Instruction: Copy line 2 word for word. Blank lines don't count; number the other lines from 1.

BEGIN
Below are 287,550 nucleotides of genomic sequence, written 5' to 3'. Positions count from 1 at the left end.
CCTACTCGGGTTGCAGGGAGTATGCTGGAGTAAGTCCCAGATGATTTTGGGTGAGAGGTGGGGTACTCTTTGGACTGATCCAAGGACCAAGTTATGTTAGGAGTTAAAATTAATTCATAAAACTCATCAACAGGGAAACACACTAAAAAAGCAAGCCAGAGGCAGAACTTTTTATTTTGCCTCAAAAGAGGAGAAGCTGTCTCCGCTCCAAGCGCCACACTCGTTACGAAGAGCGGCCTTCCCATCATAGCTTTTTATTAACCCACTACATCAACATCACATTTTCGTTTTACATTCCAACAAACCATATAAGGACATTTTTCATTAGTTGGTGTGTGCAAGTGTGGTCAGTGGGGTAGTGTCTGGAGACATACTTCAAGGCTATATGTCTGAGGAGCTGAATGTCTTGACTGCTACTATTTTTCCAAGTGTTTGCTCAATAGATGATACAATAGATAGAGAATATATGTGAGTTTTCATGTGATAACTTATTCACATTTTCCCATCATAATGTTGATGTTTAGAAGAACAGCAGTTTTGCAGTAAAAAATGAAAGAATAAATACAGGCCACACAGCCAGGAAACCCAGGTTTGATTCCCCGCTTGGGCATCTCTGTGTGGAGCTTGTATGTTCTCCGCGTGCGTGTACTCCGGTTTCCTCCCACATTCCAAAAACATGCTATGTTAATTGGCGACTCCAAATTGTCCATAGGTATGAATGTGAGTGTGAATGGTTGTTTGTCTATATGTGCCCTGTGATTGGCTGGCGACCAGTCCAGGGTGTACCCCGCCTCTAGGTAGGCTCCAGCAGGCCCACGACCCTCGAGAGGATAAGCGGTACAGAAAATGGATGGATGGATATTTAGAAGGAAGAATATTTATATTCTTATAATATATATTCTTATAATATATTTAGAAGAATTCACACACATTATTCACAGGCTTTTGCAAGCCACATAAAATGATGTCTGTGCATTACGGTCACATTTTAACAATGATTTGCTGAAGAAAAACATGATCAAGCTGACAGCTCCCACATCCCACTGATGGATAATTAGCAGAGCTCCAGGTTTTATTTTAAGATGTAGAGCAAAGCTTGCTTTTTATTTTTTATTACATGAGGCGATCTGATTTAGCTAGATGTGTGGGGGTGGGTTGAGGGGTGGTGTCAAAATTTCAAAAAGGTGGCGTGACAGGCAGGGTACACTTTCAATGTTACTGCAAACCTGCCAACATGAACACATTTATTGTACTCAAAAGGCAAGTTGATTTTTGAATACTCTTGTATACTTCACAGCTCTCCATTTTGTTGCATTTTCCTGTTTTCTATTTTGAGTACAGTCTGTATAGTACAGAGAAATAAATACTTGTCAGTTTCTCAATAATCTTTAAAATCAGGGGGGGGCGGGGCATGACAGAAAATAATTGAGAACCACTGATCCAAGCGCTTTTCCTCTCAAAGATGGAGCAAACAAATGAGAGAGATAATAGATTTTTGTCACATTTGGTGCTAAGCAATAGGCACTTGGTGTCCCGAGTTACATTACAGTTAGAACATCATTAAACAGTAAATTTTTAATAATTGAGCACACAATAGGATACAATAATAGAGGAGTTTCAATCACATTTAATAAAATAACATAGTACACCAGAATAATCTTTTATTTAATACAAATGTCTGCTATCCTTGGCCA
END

CCTACTCGGGTTGCAGGGAGTATGCTGGAGTAAGTCCCAGATGATTTTGGGTGAGAGGTGGGGTACTCTTTGGACTGATCCAAGGACCAAGTTATGTTAGGAGTTAAAATTAATTCATAAAACTCATCAACAGGGAAACACACTAAAAAAGCAAGCCAGAGGCAGAACTTTTTATTTTGCCTCAAAAGAGGAGAAGCTGTCTCCGCTCCAAGCGCCACACTCGTTACGAAGAGCGGCCTTCCCATCATAGCTTTTTATTAACCCACTACATCAACATCACATTTTCGTTTTACATTCCAACAAACCATATAAGGACATTTTTCATTAGTTGGTGTGTGCAAGTGTGGTCAGTGGGGTAGTGTCTGGAGACATACTTCAAGGCTATATGTCTGAGGAGCTGAATGTCTTGACTGCTACTATTTTTCCAAGTGTTTGCTCAATAGATGATACAATAGATAGAGAATATATGTGAGTTTTCATGTGATAACTTATTCACATTTTCCCATCATAATGTTGATGTTTAGAAGAACAGCAGTTTTGCAGTAAAAAATGAAAGAATAAATACAGGCCACACAGCCAGGAAACCCAGGTTTGATTCCCCGCTTGGGCATCTCTGTGTGGAGCTTGTATGTTCTCCGCGTGCGTGTACTCCGGTTTCCTCCCACATTCCAAAAACATGCTATGTTAATTGGCGACTCCAAATTGTCCATAGGTATGAATGTGAGTGTGAATGGTTGTTTGTCTATATGTGCCCTGTGATTGGCTGGCGACCAGTCCAGGGTGTACCCCGCCTCTAGGTAGGCTCCAGCAGGCCCACGACCCTCGAGAGGATAAGCGGTACAGAAAATGGATGGATGGATATTTAGAAGGAAGAATATTTATATTCTTATAATATATATTCTTATAATATATTTAGAAGAATTCACACACATTATTCACAGGCTTTTGCAAGCCACATAAAATGATGTCTGTGCATTACGGTCACATTTTAACAATGATTTGCTGAAGAAAAACATGATCAAGCTGACAGCTCCCACATCCCACTGATGGATAATTAGCAGAGCTCCAGGTTTTATTTTAAGATGTAGAGCAAAGCTTGCTTTTTATTTTTTATTACATGAGGCGATCTGATTTAGCTAGATGTGTGGGGGTGGGTTGAGGGGTGGTGTCAAAATTTCAAAAAGGTGGCGTGACAGGCAGGGTACACTTTCAATGTTACTGCAAACCTGCCAACATGAACACATTTATTGTACTCAAAAGGCAAGTTGATTTTTGAATACTCTTGTATACTTCACAGCTCTCCATTTTGTTGCATTTTCCTGTTTTCTATTTTGAGTACAGTCTGTATAGTACAGAGAAATAAATACTTGTCAGTTTCTCAATAATCTTTAAAATCAGGGGGGGGCGGGGCATGACAGAAAATAATTGAGAACCACTGATCCAAGCGCTTTTCCTCTCAAAGATGGAGCAAACAAATGAGAGAGATAATAGATTTTTGTCACATTTGGTGCTAAGCAATAGGCACTTGGTGTCCCGAGTTACATTACAGTTAGAACATCATTAAACAGTAAATTTTTAATAATTGAGCACACAATAGGATACAATAATAGAGGAGTTTCAATCACATTTAATAAAATAACATAGTACACCAGAATAATCTTTTATTTAATACAAATGTCTGCTATCCTTGGCCA